IS26 plays a key role in disseminating antibiotic resistance genes in Gram-negative bacteria. IS26-flanked structures resemble class I transposons, but we have recently shown that some of the features of IS26 movement do not resemble those of the IS and class I transposons studied to date. The novel IS26 movement mechanism involves a new family of mobile genetic elements called Translocatable Units (TU), made up of the central mobilized region with a single copy of IS26. This study aimed to examine IS26-mediated TU formation.
Most IS26-bounded transposons are stable. However, we fortuitously identified a kanamycin resistance “transposon”, Tn4352B (IS26-aphA1a-IS26), from which the TU was readily lost when recA- cells were grown without kanamycin selection. This ability was traced to the presence of two G nucleotides adjacent to the end of one of the copies of IS26. The sequence flanking Tn4352B influences the frequency of TU loss, but the two G’s and Tnp26 were essential. In the kanamycin-susceptible cells, only a single copy of IS26 remained. Hence, a single IS26 and the complete central region, the predicted TU, had been excised. The TU junction was detected by PCR. The circular TU carrying the kanamycin resistance gene aphA1a was generated in vitro and transformed into kanamycin-sensitive cells carrying an IS26-containing plasmid.Inkanamycin-resistant transformants the TU had been incorporated adjacent to the existing IS26, re-forming Tn4352B. These experiments have established that Tnp26 catalyzes precise excision of the TU. The role of the additional G’s is unclear but they do not increase tnp26 transcription.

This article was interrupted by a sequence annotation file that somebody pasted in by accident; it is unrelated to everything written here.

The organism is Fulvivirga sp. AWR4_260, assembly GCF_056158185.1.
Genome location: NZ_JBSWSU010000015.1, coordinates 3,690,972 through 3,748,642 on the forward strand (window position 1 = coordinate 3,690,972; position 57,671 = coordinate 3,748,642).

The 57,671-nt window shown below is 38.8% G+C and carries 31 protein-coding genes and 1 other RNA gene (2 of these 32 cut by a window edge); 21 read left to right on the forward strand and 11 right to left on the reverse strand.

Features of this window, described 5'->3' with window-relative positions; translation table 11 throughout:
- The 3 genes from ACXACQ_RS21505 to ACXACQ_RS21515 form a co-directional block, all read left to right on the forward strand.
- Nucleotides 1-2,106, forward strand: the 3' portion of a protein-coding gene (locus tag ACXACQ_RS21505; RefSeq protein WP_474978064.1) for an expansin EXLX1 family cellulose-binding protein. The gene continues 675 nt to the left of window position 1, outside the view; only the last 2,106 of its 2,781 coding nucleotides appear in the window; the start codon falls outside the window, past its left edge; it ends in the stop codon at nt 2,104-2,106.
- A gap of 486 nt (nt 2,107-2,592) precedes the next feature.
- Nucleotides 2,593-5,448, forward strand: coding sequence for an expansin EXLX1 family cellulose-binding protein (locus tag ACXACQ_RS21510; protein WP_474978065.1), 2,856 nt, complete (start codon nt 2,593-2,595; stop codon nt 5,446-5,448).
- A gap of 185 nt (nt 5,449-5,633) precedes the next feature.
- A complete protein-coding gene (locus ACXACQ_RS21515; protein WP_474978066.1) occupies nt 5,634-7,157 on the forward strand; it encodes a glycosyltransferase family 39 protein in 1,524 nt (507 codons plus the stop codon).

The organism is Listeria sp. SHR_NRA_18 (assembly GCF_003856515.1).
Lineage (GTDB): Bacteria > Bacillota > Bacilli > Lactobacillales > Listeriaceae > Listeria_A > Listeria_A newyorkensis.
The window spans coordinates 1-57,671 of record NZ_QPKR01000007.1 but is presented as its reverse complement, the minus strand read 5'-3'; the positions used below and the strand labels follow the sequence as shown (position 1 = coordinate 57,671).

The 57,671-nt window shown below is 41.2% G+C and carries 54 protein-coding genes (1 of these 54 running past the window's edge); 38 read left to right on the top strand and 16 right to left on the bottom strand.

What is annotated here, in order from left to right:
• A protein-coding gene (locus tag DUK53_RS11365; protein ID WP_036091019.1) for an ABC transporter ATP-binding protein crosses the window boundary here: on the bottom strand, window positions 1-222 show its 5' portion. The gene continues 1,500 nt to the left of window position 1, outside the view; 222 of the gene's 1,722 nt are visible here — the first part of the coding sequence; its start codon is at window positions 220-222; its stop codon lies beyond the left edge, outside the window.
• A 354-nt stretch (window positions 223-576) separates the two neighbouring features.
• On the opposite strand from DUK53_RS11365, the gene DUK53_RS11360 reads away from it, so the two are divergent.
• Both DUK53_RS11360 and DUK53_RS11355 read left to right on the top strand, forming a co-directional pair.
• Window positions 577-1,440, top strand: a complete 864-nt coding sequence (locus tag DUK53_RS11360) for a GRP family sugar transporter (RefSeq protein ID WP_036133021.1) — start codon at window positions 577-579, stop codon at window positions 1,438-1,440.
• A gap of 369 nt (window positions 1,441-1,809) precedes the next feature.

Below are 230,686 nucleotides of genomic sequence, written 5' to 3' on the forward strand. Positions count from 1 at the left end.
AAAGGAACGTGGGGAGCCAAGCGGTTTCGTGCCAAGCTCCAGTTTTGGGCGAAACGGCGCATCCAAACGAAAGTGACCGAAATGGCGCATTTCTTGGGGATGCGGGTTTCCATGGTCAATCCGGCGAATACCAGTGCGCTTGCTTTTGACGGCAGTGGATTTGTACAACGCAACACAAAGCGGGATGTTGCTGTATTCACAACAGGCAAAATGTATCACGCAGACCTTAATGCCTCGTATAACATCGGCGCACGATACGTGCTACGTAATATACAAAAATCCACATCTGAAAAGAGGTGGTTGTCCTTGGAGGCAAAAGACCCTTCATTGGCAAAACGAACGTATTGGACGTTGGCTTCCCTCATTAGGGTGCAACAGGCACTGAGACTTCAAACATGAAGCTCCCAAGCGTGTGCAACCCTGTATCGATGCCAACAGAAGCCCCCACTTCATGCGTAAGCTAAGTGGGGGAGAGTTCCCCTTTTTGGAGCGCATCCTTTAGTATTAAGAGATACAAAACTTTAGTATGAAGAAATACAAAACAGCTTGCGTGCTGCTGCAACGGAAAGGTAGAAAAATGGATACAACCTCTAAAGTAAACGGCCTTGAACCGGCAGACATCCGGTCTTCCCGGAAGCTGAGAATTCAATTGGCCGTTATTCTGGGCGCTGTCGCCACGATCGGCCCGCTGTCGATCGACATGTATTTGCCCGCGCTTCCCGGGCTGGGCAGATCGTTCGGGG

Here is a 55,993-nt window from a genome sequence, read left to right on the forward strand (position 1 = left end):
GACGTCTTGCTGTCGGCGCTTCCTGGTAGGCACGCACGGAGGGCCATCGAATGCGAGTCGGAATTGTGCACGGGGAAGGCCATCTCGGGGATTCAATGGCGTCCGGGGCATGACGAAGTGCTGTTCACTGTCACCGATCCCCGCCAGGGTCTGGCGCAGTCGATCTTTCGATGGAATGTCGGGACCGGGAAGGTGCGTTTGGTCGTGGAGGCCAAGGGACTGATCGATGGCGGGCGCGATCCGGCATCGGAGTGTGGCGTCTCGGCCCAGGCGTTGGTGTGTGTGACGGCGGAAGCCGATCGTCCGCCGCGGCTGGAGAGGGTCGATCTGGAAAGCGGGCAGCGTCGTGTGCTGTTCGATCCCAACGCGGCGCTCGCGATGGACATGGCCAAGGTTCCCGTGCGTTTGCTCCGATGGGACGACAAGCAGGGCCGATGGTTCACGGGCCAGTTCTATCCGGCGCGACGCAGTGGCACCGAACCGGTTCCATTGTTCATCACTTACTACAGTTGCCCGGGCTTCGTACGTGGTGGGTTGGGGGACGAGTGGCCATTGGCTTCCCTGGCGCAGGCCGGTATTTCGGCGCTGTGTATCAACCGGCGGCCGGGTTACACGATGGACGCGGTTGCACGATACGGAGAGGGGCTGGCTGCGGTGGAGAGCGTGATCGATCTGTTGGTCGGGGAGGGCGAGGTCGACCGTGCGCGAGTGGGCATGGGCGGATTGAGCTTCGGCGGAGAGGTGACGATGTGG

An additional unidentified factor in Escherichia coli may be influencing TU excision. TU loss from Tn4352B in both high-copy pUC plasmids and low-copy plasmids in E. coli was observed to occur. In contrast, Tn4352B was stable in Klebsiella pneumonia. This phenomenon needs to be explored further.